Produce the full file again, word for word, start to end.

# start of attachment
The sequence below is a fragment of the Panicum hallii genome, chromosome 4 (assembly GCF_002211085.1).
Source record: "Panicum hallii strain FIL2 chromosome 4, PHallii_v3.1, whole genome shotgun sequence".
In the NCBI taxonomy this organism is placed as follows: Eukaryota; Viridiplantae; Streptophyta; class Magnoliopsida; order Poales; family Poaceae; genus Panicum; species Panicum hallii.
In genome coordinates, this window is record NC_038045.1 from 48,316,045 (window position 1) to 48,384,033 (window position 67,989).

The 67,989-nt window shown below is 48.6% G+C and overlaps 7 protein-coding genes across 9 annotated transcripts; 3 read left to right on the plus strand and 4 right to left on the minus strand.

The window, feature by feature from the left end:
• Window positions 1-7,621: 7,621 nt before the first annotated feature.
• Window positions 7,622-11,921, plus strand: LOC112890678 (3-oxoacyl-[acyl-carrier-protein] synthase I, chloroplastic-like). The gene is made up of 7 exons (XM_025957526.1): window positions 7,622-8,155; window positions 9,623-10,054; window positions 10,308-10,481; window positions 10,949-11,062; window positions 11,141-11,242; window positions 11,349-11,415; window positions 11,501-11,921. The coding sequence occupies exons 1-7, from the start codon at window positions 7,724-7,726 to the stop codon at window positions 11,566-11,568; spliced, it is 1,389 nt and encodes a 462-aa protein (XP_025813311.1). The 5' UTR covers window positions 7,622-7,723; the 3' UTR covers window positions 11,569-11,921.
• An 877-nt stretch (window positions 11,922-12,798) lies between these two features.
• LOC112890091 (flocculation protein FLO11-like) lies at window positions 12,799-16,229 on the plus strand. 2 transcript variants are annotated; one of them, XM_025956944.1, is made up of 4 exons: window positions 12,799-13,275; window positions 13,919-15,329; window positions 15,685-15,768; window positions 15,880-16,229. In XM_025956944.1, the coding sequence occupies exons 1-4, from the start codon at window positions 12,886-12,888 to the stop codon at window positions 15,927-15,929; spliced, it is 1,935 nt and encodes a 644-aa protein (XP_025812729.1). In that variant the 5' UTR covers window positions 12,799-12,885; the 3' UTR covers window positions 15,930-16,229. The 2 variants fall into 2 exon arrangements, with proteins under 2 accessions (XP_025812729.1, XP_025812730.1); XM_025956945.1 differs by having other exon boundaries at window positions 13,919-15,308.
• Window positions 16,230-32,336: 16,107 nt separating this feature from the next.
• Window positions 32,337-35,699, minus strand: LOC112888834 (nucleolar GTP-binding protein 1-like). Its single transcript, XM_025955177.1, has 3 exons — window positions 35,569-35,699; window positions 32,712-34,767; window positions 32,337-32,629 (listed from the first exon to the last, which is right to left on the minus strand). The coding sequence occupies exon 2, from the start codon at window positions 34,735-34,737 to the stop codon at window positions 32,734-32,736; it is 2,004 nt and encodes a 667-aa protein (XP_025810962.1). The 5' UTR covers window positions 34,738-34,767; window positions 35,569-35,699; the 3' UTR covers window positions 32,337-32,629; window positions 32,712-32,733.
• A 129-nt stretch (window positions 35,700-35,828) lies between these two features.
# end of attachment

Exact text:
The sequence below is a fragment of the Panicum hallii genome, chromosome 4 (assembly GCF_002211085.1).
Source record: "Panicum hallii strain FIL2 chromosome 4, PHallii_v3.1, whole genome shotgun sequence".
In the NCBI taxonomy this organism is placed as follows: Eukaryota; Viridiplantae; Streptophyta; class Magnoliopsida; order Poales; family Poaceae; genus Panicum; species Panicum hallii.
In genome coordinates, this window is record NC_038045.1 from 48,316,045 (window position 1) to 48,384,033 (window position 67,989).

The 67,989-nt window shown below is 48.6% G+C and overlaps 7 protein-coding genes across 9 annotated transcripts; 3 read left to right on the plus strand and 4 right to left on the minus strand.

The window, feature by feature from the left end:
• Window positions 1-7,621: 7,621 nt before the first annotated feature.
• Window positions 7,622-11,921, plus strand: LOC112890678 (3-oxoacyl-[acyl-carrier-protein] synthase I, chloroplastic-like). The gene is made up of 7 exons (XM_025957526.1): window positions 7,622-8,155; window positions 9,623-10,054; window positions 10,308-10,481; window positions 10,949-11,062; window positions 11,141-11,242; window positions 11,349-11,415; window positions 11,501-11,921. The coding sequence occupies exons 1-7, from the start codon at window positions 7,724-7,726 to the stop codon at window positions 11,566-11,568; spliced, it is 1,389 nt and encodes a 462-aa protein (XP_025813311.1). The 5' UTR covers window positions 7,622-7,723; the 3' UTR covers window positions 11,569-11,921.
• An 877-nt stretch (window positions 11,922-12,798) lies between these two features.
• LOC112890091 (flocculation protein FLO11-like) lies at window positions 12,799-16,229 on the plus strand. 2 transcript variants are annotated; one of them, XM_025956944.1, is made up of 4 exons: window positions 12,799-13,275; window positions 13,919-15,329; window positions 15,685-15,768; window positions 15,880-16,229. In XM_025956944.1, the coding sequence occupies exons 1-4, from the start codon at window positions 12,886-12,888 to the stop codon at window positions 15,927-15,929; spliced, it is 1,935 nt and encodes a 644-aa protein (XP_025812729.1). In that variant the 5' UTR covers window positions 12,799-12,885; the 3' UTR covers window positions 15,930-16,229. The 2 variants fall into 2 exon arrangements, with proteins under 2 accessions (XP_025812729.1, XP_025812730.1); XM_025956945.1 differs by having other exon boundaries at window positions 13,919-15,308.
• Window positions 16,230-32,336: 16,107 nt separating this feature from the next.
• Window positions 32,337-35,699, minus strand: LOC112888834 (nucleolar GTP-binding protein 1-like). Its single transcript, XM_025955177.1, has 3 exons — window positions 35,569-35,699; window positions 32,712-34,767; window positions 32,337-32,629 (listed from the first exon to the last, which is right to left on the minus strand). The coding sequence occupies exon 2, from the start codon at window positions 34,735-34,737 to the stop codon at window positions 32,734-32,736; it is 2,004 nt and encodes a 667-aa protein (XP_025810962.1). The 5' UTR covers window positions 34,738-34,767; window positions 35,569-35,699; the 3' UTR covers window positions 32,337-32,629; window positions 32,712-32,733.
• A 129-nt stretch (window positions 35,700-35,828) lies between these two features.